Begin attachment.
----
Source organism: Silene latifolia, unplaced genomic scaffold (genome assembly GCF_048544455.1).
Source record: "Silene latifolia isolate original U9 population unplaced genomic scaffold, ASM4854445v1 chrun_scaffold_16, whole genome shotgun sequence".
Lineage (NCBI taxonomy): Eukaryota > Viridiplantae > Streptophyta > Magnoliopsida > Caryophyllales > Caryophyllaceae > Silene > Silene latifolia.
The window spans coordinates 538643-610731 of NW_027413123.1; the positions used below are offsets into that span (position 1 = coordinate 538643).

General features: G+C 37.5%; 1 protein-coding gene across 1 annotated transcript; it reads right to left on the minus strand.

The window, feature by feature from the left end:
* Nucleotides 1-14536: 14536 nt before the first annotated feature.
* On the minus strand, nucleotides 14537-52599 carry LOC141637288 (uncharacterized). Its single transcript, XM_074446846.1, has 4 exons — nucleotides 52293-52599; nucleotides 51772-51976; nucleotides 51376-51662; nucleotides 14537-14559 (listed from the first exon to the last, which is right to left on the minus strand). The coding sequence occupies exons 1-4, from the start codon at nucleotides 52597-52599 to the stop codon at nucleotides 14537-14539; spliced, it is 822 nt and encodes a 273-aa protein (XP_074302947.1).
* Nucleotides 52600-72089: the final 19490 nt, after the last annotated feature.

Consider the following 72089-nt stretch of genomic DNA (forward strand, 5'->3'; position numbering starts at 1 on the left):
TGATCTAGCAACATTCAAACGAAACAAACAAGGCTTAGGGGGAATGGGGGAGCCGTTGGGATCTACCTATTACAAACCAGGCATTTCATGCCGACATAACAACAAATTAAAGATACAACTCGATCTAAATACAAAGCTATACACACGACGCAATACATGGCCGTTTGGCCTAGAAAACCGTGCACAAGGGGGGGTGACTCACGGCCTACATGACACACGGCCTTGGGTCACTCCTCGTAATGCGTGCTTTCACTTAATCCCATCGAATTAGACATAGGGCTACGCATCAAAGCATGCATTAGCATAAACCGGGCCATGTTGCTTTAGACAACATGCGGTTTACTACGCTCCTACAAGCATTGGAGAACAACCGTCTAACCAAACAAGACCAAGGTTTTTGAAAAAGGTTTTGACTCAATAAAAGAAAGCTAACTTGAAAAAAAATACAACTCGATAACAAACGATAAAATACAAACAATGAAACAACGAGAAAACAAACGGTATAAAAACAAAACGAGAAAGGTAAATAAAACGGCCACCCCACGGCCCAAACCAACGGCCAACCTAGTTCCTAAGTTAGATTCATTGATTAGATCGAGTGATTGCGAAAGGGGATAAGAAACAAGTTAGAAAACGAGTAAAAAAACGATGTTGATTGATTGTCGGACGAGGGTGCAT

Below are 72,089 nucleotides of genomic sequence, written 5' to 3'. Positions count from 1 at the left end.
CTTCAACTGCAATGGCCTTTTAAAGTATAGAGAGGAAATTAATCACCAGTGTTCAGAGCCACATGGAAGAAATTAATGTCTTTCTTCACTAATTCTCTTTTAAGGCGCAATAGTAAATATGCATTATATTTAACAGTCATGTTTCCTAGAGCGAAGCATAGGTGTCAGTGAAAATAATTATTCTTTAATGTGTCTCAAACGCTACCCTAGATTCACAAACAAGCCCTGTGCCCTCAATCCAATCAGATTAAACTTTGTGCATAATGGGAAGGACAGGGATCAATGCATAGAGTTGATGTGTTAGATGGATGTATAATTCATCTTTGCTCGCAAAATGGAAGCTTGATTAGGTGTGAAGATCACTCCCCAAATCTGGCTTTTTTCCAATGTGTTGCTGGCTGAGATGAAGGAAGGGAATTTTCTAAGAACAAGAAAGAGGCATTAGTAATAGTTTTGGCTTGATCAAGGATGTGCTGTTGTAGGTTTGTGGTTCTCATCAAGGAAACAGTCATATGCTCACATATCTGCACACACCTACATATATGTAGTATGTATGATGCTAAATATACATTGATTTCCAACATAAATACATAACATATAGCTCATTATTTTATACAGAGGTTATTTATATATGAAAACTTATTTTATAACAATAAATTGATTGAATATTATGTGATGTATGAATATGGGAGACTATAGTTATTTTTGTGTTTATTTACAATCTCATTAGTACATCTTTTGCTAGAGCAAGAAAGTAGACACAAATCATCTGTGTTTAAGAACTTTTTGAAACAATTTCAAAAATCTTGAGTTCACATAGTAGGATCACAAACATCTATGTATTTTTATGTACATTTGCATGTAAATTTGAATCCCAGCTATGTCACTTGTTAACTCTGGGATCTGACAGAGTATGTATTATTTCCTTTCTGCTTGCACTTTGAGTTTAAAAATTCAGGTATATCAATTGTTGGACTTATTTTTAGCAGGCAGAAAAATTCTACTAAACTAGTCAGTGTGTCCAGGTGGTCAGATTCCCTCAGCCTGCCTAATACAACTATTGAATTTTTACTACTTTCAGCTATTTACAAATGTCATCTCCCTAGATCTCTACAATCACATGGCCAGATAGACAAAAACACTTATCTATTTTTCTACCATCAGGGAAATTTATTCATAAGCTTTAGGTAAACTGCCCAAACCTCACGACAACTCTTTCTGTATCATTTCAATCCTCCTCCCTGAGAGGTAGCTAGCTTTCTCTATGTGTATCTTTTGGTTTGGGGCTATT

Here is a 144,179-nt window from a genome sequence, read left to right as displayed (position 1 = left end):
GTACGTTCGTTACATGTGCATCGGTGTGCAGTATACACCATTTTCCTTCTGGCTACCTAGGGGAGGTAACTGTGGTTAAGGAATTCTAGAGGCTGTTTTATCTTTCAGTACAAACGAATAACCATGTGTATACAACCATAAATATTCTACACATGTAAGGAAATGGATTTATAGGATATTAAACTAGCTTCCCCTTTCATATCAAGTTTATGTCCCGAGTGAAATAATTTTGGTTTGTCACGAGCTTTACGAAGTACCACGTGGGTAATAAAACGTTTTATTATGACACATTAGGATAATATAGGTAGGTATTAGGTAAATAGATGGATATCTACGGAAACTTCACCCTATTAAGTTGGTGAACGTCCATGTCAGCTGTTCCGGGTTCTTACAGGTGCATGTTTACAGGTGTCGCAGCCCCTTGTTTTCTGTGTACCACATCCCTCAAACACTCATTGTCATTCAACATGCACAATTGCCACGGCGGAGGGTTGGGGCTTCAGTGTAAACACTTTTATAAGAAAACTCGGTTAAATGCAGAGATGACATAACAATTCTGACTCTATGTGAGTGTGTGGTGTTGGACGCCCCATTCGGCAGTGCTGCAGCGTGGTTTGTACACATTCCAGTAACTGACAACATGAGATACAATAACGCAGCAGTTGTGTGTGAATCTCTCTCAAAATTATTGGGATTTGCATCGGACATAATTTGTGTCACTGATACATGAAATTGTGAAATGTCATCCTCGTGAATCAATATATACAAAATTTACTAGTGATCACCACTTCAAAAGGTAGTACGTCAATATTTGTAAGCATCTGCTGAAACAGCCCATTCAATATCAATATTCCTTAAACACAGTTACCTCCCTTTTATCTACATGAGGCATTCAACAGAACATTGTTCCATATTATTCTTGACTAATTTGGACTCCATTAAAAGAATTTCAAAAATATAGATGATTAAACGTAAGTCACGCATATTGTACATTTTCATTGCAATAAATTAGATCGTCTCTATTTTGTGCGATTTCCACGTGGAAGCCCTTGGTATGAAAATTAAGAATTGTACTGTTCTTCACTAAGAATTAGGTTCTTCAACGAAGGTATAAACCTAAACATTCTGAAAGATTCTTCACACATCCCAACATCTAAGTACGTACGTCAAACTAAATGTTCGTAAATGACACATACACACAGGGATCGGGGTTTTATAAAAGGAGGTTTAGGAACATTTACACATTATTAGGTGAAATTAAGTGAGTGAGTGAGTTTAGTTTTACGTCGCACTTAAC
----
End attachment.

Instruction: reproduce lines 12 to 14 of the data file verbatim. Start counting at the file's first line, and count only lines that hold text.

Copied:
Below are 72,089 nucleotides of genomic sequence, written 5' to 3'. Positions count from 1 at the left end.
CTTCAACTGCAATGGCCTTTTAAAGTATAGAGAGGAAATTAATCACCAGTGTTCAGAGCCACATGGAAGAAATTAATGTCTTTCTTCACTAATTCTCTTTTAAGGCGCAATAGTAAATATGCATTATATTTAACAGTCATGTTTCCTAGAGCGAAGCATAGGTGTCAGTGAAAATAATTATTCTTTAATGTGTCTCAAACGCTACCCTAGATTCACAAACAAGCCCTGTGCCCTCAATCCAATCAGATTAAACTTTGTGCATAATGGGAAGGACAGGGATCAATGCATAGAGTTGATGTGTTAGATGGATGTATAATTCATCTTTGCTCGCAAAATGGAAGCTTGATTAGGTGTGAAGATCACTCCCCAAATCTGGCTTTTTTCCAATGTGTTGCTGGCTGAGATGAAGGAAGGGAATTTTCTAAGAACAAGAAAGAGGCATTAGTAATAGTTTTGGCTTGATCAAGGATGTGCTGTTGTAGGTTTGTGGTTCTCATCAAGGAAACAGTCATATGCTCACATATCTGCACACACCTACATATATGTAGTATGTATGATGCTAAATATACATTGATTTCCAACATAAATACATAACATATAGCTCATTATTTTATACAGAGGTTATTTATATATGAAAACTTATTTTATAACAATAAATTGATTGAATATTATGTGATGTATGAATATGGGAGACTATAGTTATTTTTGTGTTTATTTACAATCTCATTAGTACATCTTTTGCTAGAGCAAGAAAGTAGACACAAATCATCTGTGTTTAAGAACTTTTTGAAACAATTTCAAAAATCTTGAGTTCACATAGTAGGATCACAAACATCTATGTATTTTTATGTACATTTGCATGTAAATTTGAATCCCAGCTATGTCACTTGTTAACTCTGGGATCTGACAGAGTATGTATTATTTCCTTTCTGCTTGCACTTTGAGTTTAAAAATTCAGGTATATCAATTGTTGGACTTATTTTTAGCAGGCAGAAAAATTCTACTAAACTAGTCAGTGTGTCCAGGTGGTCAGATTCCCTCAGCCTGCCTAATACAACTATTGAATTTTTACTACTTTCAGCTATTTACAAATGTCATCTCCCTAGATCTCTACAATCACATGGCCAGATAGACAAAAACACTTATCTATTTTTCTACCATCAGGGAAATTTATTCATAAGCTTTAGGTAAACTGCCCAAACCTCACGACAACTCTTTCTGTATCATTTCAATCCTCCTCCCTGAGAGGTAGCTAGCTTTCTCTATGTGTATCTTTTGGTTTGGGGCTATT

Here is a 144,179-nt window from a genome sequence, read left to right as displayed (position 1 = left end):